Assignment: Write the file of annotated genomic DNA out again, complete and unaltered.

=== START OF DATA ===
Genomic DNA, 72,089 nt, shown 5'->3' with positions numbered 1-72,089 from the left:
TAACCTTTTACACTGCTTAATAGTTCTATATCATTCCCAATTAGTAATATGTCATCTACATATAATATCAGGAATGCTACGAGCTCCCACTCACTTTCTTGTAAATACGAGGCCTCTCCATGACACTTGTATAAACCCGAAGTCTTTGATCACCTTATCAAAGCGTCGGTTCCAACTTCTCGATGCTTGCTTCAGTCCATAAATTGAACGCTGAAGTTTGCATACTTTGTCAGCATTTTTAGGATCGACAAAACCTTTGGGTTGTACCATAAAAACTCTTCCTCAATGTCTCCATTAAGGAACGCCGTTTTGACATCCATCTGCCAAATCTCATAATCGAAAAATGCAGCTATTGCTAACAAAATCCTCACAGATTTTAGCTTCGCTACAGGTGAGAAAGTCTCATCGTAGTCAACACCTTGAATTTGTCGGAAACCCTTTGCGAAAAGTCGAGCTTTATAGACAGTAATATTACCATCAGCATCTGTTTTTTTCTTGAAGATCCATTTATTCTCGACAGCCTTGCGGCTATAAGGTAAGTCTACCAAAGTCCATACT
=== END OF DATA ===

Genomic DNA, 72,089 nt, shown 5'->3' with positions numbered 1-72,089 from the left:
TAACCTTTTACACTGCTTAATAGTTCTATATCATTCCCAATTAGTAATATGTCATCTACATATAATATCAGGAATGCTACGAGCTCCCACTCACTTTCTTGTAAATACGAGGCCTCTCCATGACACTTGTATAAACCCGAAGTCTTTGATCACCTTATCAAAGCGTCGGTTCCAACTTCTCGATGCTTGCTTCAGTCCATAAATTGAACGCTGAAGTTTGCATACTTTGTCAGCATTTTTAGGATCGACAAAACCTTTGGGTTGTACCATAAAAACTCTTCCTCAATGTCTCCATTAAGGAACGCCGTTTTGACATCCATCTGCCAAATCTCATAATCGAAAAATGCAGCTATTGCTAACAAAATCCTCACAGATTTTAGCTTCGCTACAGGTGAGAAAGTCTCATCGTAGTCAACACCTTGAATTTGTCGGAAACCCTTTGCGAAAAGTCGAGCTTTATAGACAGTAATATTACCATCAGCATCTGTTTTTTTCTTGAAGATCCATTTATTCTCGACAGCCTTGCGGCTATAAGGTAAGTCTACCAAAGTCCATACT